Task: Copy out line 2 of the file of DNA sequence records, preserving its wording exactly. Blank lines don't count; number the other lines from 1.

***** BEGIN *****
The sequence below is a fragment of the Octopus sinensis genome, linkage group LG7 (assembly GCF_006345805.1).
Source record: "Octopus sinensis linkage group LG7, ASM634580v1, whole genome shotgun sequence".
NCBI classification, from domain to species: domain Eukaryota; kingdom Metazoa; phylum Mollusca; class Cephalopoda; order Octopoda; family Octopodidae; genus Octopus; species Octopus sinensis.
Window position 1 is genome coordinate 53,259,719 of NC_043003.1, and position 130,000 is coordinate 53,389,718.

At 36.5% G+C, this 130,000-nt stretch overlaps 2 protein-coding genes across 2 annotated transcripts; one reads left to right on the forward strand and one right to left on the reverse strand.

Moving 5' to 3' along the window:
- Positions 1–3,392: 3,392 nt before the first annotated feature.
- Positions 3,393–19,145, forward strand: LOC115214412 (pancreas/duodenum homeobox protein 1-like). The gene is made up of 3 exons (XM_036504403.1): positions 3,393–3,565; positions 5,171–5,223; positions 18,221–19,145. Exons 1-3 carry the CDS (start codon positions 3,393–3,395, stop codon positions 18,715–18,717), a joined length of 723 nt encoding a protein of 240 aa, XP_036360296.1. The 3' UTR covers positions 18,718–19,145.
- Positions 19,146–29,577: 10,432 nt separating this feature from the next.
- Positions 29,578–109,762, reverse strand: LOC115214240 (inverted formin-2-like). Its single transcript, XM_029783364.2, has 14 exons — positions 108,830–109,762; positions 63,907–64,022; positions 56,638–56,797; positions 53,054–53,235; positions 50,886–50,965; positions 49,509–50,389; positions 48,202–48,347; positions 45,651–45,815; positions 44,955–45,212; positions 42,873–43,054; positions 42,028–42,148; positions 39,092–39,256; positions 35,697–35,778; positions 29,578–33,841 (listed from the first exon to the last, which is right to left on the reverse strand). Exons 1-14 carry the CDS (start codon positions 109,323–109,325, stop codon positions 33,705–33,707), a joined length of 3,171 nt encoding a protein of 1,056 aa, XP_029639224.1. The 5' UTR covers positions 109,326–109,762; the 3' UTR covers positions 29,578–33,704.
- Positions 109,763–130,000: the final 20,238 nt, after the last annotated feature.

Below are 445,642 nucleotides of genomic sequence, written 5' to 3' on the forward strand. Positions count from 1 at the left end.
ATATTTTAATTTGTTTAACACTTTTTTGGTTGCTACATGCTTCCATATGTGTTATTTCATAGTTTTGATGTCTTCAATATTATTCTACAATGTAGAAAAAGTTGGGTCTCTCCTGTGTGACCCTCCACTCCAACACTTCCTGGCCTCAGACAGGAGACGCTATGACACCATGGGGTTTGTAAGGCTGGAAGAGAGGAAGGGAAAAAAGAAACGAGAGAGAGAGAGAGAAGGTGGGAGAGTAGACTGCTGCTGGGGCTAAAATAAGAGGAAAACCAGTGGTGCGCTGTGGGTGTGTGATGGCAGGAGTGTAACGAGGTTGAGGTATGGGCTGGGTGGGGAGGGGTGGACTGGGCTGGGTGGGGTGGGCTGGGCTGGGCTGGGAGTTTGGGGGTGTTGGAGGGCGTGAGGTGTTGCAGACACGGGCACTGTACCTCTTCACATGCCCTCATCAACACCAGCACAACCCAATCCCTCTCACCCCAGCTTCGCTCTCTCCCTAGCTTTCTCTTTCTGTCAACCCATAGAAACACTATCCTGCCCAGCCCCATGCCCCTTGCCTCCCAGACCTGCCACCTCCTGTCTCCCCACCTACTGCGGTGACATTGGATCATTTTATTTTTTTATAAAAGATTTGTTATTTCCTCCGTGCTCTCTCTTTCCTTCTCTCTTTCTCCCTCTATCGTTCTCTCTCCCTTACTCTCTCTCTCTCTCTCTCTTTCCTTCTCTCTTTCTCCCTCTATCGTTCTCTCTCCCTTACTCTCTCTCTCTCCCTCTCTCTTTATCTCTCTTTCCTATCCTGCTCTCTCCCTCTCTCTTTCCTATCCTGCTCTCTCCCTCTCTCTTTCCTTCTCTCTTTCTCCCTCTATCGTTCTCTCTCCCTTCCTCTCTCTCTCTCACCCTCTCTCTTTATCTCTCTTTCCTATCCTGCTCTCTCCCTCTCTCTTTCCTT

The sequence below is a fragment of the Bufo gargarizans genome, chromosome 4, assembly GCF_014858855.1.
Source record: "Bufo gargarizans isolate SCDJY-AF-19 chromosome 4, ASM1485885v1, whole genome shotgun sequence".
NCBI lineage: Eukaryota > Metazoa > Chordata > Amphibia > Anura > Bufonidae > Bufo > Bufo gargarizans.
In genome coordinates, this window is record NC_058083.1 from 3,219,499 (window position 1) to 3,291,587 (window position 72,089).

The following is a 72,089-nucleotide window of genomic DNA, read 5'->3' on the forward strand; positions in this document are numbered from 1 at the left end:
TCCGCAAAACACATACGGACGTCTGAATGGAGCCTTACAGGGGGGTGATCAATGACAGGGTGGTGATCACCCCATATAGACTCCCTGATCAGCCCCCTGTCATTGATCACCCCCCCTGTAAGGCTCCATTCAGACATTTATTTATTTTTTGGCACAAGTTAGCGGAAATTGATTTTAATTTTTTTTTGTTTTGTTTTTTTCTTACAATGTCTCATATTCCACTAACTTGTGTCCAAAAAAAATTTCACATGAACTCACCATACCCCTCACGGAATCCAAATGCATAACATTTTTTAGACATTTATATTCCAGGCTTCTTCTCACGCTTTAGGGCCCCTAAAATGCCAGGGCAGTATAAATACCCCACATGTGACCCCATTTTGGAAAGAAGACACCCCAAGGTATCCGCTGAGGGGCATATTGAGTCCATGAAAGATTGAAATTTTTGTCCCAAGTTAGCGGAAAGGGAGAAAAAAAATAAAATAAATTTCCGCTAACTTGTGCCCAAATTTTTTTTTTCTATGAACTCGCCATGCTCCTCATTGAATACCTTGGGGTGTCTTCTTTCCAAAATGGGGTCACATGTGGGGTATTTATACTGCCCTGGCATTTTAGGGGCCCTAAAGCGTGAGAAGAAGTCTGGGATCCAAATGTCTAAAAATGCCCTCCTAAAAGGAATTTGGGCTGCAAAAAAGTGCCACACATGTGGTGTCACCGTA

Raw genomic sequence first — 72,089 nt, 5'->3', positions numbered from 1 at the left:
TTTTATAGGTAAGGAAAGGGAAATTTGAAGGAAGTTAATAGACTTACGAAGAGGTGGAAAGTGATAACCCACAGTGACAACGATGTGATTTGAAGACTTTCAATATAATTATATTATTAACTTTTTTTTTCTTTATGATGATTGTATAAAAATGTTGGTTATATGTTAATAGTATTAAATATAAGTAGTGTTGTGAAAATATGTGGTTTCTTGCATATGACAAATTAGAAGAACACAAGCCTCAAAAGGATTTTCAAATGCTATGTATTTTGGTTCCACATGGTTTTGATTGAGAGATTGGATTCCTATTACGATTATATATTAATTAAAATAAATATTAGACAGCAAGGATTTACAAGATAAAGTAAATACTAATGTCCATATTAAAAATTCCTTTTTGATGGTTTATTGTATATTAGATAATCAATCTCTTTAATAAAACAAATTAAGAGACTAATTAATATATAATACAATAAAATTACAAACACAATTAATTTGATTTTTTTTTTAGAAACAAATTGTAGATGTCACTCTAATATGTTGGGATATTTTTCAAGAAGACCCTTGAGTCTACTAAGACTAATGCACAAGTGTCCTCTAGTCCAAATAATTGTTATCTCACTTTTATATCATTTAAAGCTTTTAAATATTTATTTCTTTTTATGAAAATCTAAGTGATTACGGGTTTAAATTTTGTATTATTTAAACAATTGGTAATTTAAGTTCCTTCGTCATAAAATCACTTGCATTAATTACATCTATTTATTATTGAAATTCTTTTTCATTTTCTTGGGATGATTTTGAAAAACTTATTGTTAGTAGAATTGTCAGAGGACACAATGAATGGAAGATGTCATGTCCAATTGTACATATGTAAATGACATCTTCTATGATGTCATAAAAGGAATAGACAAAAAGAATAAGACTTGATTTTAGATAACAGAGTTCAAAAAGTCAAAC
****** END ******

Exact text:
Source record: "Octopus sinensis linkage group LG7, ASM634580v1, whole genome shotgun sequence".